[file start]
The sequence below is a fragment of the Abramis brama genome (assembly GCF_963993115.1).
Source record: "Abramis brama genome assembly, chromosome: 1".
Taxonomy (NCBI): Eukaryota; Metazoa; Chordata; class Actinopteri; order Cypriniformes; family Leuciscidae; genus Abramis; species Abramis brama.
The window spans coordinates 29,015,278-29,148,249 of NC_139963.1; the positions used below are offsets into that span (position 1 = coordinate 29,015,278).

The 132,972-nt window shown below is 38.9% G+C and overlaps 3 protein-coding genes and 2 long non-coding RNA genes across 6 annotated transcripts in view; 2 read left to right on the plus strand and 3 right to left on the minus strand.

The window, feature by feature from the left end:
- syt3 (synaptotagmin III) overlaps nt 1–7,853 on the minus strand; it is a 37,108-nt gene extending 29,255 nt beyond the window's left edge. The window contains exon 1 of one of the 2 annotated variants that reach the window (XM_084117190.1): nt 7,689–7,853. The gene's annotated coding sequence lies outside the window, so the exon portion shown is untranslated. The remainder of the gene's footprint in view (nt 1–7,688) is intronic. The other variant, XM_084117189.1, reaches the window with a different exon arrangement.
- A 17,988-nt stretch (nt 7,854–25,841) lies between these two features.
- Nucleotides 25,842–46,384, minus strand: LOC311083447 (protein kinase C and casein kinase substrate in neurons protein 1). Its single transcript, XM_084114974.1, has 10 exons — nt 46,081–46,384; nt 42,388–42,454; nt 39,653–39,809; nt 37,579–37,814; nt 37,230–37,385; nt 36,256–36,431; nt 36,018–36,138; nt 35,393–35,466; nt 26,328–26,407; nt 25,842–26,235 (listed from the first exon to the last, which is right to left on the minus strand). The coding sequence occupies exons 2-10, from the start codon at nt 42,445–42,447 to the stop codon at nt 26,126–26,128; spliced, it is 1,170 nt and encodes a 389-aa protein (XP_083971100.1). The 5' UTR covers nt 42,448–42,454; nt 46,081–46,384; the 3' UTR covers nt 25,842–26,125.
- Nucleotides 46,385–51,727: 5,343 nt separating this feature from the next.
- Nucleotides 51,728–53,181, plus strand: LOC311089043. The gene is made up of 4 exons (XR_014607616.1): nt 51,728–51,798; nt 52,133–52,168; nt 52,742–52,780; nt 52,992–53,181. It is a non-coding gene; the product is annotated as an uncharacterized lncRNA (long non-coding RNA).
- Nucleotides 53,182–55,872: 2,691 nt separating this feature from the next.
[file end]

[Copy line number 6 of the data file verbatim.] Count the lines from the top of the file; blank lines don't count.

The window, feature by feature from the left end: